We took a free two and a half hour walking tour with a company called Tours for Tips to learn more about the city. We took it in Spanish to practice the language and learned that Chileans speak faster and with a thicker accent than Peruvians and Bolivians. I was surprised this tour was on par with the one we took in Cusco, Peru and very similar. It included a free ride on one of the funiculars that are spread throughout the city to get up and down the large hills, food and drink samples, local music and of course, great scenery. It ended with restaurant and sightseeing recommendations. We asked our guide a lot about “Chilean Seabass” as we call it in the US. Here, it not only has a completely different name as the fish is not even in the bass family, but our guide was surprised to learn we call it “Chilean”. It turns out it wasn’t in season and isn’t that cheap here even though it’s named after Chile, but we did find some absolutely delicious salmon ceviche near the harbor.
On the following day, we explored more of Valparaiso on foot. We walked to Cerro Bellavista, where the aforementioned poet lived. We walked through the business district and in many parks. It turns out there are parts of the city that look completely like any other city and are not at all like the multi-colored, graffiti-dominated areas we had explored the day before. But even these “normal” areas had their quirks.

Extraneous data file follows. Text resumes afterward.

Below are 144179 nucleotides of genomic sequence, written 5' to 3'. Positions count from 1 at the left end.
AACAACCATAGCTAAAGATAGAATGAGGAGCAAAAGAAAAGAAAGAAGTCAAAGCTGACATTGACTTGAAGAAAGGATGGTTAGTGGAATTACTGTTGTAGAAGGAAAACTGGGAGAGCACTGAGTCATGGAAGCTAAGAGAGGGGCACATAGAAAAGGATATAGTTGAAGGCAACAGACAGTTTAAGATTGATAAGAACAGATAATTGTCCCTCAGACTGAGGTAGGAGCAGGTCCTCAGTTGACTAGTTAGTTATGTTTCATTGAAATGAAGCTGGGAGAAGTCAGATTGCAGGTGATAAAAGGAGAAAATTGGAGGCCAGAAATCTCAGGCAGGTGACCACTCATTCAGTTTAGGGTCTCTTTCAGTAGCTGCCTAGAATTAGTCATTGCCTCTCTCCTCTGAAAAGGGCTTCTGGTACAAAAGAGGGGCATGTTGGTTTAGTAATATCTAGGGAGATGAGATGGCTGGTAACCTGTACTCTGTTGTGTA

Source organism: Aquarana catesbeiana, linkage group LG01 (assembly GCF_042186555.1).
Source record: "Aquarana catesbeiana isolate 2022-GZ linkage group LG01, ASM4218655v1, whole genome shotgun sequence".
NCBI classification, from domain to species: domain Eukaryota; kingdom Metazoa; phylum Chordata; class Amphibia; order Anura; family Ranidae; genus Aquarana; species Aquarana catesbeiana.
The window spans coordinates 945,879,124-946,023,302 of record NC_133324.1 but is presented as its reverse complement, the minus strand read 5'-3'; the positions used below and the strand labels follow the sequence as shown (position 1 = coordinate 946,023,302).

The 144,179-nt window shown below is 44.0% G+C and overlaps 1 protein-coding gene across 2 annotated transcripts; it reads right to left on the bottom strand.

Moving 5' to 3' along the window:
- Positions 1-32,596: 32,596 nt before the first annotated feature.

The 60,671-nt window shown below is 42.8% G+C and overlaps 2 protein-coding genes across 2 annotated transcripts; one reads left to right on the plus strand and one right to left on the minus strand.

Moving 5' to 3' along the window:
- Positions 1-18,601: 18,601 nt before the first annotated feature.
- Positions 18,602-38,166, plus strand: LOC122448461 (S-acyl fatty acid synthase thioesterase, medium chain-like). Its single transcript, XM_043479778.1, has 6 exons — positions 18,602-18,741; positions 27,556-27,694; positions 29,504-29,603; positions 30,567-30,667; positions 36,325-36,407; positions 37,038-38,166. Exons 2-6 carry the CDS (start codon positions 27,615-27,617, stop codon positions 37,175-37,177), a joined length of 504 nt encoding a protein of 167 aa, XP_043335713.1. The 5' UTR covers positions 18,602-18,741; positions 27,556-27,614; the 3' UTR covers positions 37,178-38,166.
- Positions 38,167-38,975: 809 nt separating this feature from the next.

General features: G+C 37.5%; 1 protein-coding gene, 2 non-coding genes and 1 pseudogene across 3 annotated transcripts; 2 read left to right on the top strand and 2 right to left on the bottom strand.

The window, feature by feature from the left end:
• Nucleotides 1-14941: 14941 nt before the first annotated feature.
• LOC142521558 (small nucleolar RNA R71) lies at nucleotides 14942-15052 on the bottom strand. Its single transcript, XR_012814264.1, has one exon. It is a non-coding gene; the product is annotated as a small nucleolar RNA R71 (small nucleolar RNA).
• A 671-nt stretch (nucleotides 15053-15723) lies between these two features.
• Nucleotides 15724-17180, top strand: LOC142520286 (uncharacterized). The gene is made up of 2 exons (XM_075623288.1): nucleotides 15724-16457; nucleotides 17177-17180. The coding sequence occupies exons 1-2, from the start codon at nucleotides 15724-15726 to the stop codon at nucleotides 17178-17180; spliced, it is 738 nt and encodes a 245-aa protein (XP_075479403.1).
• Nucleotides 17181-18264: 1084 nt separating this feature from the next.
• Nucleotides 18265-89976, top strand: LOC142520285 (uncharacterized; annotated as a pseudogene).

We turned onto a small alleyway off of a main street, packed with workweek traffic and locals coming in and out of office buildings, to duck into a small eatery called the Casino Social J Cruz for their famous chorrillana, a traditional Chilean dish with fries covered in meat, onions, and egg. We walked in, and the owner, a stout, unsmiling, strong woman pointed to where we were to sit. We had a feeling that we shouldn’t disobey. Instead of bringing us a menu, it appeared one didn’t exist, she came up and said “chorrillana for two”. We said “one please, to split”. She said “chorrillana for two.” We used the best descriptions we could in Spanish like “the smallest” and “individual” and “only for one.” She shook her head as if in utter incomprehension and repeated “chorillana for two.” Her husband came next to her with his arms crossed and his greased black hair freshly combed back, and stood with a look of intimidatation, so we meekly obliged. As we waited for our chorrillana for two, we marveled at the restaurant. It was a hoarder’s treasure chest, with collections of Stein beer mugs, fireman helmets, masks, time pieces, water pitchers, insect magnets, and most interestingly, tiny wallet sized photos of strangers covering every free space of wall in and around all of the other collections.